But back to John 10. In our habit of marking down doctrine or precious promise passages, neither of which we should dismiss, we can easily miss context. What can help us is reading Scripture in real life, and realizing what we’re reading is couched in real life. Jesus’s opponents were emotional, but so was Jesus himself. Jesus’s following words were surely mixed with pathos in the form of grief in lament, along with perhaps something of a defensiveness, even as we was trying to defend the truth that he was from God.

I did tell you, but you do not believe. The works I do in my Father’s name testify about me, but you do not believe because you are not my sheep. My sheep listen to my voice; I know them, and they follow me. I give them eternal life, and they shall never perish; no one will snatch them out of my hand. My Father, who has given them to me,is greater than all; no one can snatch them out of my Father’s hand. I and the Father are one.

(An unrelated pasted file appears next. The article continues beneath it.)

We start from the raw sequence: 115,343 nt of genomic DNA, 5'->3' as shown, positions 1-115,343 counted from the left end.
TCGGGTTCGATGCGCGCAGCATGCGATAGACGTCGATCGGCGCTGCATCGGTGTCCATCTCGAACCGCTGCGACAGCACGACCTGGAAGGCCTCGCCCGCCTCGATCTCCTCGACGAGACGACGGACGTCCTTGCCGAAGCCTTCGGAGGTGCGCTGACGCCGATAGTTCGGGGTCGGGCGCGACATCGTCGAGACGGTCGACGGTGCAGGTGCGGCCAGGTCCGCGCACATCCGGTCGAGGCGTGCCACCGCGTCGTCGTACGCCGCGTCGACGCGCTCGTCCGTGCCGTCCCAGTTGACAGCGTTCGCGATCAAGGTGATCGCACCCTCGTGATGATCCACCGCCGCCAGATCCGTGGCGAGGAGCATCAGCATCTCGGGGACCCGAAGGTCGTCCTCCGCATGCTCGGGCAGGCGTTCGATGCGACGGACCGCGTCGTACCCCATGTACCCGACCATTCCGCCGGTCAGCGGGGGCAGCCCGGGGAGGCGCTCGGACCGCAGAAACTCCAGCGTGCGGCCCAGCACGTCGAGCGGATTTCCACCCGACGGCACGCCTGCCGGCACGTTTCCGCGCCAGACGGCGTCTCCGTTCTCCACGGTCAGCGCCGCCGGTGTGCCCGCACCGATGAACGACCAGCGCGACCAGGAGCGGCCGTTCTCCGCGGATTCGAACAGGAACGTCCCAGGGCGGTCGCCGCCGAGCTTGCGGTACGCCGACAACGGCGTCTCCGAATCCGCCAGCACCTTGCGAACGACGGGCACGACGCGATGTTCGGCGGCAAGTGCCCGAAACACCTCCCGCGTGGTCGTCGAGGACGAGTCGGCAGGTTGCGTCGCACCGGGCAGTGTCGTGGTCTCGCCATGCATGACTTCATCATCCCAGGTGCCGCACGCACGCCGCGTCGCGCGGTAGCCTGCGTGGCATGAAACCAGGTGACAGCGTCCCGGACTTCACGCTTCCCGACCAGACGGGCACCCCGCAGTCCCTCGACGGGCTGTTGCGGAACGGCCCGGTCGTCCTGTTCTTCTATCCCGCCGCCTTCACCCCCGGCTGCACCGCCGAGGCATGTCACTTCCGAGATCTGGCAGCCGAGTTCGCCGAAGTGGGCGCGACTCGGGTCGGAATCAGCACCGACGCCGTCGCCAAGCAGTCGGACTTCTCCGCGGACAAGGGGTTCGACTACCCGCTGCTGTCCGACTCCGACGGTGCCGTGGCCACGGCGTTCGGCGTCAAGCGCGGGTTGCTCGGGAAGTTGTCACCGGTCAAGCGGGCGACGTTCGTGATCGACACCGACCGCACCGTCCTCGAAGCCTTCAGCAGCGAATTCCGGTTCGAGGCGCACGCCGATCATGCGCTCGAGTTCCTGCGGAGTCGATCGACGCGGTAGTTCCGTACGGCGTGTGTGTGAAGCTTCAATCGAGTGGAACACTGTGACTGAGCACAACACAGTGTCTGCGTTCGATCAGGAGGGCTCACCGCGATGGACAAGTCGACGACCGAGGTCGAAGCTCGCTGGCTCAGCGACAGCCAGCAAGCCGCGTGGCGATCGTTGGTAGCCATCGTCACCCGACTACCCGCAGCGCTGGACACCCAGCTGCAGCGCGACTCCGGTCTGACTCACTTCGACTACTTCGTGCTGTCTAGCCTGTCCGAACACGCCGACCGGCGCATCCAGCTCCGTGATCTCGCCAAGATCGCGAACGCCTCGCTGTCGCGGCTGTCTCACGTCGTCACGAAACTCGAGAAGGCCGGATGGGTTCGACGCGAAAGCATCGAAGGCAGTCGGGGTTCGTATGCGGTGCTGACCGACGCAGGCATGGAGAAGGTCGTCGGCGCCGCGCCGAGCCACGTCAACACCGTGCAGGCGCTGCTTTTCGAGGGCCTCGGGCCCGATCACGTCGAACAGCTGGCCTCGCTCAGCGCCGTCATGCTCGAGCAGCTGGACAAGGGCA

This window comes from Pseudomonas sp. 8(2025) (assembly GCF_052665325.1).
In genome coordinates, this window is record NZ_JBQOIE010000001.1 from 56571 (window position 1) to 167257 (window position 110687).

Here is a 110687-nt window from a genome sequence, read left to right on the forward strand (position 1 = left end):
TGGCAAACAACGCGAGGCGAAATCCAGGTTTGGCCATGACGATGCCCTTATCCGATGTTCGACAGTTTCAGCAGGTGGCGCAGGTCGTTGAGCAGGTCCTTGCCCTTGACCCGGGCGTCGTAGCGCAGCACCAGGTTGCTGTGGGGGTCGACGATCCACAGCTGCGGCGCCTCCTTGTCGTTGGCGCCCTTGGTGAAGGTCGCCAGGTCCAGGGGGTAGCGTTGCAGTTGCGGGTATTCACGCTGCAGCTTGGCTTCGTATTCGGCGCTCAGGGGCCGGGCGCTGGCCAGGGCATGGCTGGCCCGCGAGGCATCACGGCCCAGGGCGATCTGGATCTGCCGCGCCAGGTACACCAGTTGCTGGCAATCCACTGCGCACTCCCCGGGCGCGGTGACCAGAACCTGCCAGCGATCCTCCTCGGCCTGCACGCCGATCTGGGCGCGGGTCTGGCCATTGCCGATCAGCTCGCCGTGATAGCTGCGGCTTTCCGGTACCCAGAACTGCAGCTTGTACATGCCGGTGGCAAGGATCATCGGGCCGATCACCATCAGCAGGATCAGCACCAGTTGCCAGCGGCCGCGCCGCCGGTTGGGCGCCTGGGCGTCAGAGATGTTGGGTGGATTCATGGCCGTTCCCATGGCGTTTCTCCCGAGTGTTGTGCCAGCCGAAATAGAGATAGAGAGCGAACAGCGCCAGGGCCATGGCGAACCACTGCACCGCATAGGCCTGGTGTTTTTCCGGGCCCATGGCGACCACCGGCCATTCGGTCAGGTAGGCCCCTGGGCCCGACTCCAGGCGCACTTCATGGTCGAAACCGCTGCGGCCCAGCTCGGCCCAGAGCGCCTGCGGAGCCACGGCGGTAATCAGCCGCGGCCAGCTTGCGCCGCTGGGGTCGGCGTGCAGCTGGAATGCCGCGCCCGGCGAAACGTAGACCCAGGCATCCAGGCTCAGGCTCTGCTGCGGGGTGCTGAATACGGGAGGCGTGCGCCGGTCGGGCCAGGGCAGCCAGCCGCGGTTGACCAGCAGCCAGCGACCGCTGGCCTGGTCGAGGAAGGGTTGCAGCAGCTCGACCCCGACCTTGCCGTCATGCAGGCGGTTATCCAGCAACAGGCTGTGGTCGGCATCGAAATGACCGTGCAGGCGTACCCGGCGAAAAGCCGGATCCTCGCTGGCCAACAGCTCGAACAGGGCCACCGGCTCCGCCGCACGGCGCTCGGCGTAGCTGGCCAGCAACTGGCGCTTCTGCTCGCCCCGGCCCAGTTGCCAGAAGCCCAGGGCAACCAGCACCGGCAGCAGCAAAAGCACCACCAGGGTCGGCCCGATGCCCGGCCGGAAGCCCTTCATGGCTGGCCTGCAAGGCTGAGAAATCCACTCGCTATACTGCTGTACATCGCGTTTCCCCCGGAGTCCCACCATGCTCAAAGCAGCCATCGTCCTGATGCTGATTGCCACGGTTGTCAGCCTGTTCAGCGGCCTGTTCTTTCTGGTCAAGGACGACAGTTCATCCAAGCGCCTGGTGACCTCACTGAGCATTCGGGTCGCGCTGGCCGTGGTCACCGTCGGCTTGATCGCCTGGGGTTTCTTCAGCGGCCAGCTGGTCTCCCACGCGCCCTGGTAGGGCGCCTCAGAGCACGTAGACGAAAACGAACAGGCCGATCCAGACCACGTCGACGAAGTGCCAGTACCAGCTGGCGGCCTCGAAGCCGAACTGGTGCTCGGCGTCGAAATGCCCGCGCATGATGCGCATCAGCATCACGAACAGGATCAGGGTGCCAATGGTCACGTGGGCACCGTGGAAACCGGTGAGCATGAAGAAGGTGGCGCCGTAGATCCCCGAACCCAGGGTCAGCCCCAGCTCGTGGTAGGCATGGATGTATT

John 10:25-30

 John’s entire gospel was written to underscore the truth of who Jesus is.

But watch for the real life emotion in passages. What can help us is the emotion we live with. And we need the Spirit and what the church has given us, as well. As we continue on in Scripture and in this life in and through Jesus.

back to basics: knowing firsthand

Taste and see that the Lord is good;
blessed is the one who takes refuge in him.

Psalm 34:8

It is amazing how much help is available online nowadays. You can find something of whatever you might imagine, and it’s usually helpful. I would hardly know where to begin, but I’m impressed with The Bible Project. The Our Daily Bread devotional along with Bible Gateway is helpful in getting us into the word, and I’ll add Bill Mounce’s site in getting into details of the Greek New Testament (and note his version of the New Testament on Bible Gateway.  There’s much more.